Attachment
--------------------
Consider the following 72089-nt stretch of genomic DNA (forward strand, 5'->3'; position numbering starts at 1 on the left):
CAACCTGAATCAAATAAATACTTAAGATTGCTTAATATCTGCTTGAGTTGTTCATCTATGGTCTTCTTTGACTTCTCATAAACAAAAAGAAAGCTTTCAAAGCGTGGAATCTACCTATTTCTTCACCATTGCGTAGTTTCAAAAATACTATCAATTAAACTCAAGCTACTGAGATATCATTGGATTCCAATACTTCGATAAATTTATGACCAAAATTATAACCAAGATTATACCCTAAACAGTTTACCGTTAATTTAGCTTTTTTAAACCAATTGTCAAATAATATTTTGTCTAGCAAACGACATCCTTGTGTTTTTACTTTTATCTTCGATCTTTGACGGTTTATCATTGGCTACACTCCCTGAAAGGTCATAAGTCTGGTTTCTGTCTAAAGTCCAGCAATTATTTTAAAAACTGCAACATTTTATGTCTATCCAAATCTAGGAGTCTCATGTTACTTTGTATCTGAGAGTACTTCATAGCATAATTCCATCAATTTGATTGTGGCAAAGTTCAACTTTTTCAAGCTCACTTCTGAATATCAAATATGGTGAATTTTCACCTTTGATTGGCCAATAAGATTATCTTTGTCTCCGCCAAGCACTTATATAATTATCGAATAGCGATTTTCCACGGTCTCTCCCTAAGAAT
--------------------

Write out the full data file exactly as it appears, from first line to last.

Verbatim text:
Consider the following 72089-nt stretch of genomic DNA (forward strand, 5'->3'; position numbering starts at 1 on the left):
CAACCTGAATCAAATAAATACTTAAGATTGCTTAATATCTGCTTGAGTTGTTCATCTATGGTCTTCTTTGACTTCTCATAAACAAAAAGAAAGCTTTCAAAGCGTGGAATCTACCTATTTCTTCACCATTGCGTAGTTTCAAAAATACTATCAATTAAACTCAAGCTACTGAGATATCATTGGATTCCAATACTTCGATAAATTTATGACCAAAATTATAACCAAGATTATACCCTAAACAGTTTACCGTTAATTTAGCTTTTTTAAACCAATTGTCAAATAATATTTTGTCTAGCAAACGACATCCTTGTGTTTTTACTTTTATCTTCGATCTTTGACGGTTTATCATTGGCTACACTCCCTGAAAGGTCATAAGTCTGGTTTCTGTCTAAAGTCCAGCAATTATTTTAAAAACTGCAACATTTTATGTCTATCCAAATCTAGGAGTCTCATGTTACTTTGTATCTGAGAGTACTTCATAGCATAATTCCATCAATTTGATTGTGGCAAAGTTCAACTTTTTCAAGCTCACTTCTGAATATCAAATATGGTGAATTTTCACCTTTGATTGGCCAATAAGATTATCTTTGTCTCCGCCAAGCACTTATATAATTATCGAATAGCGATTTTCCACGGTCTCTCCCTAAGAAT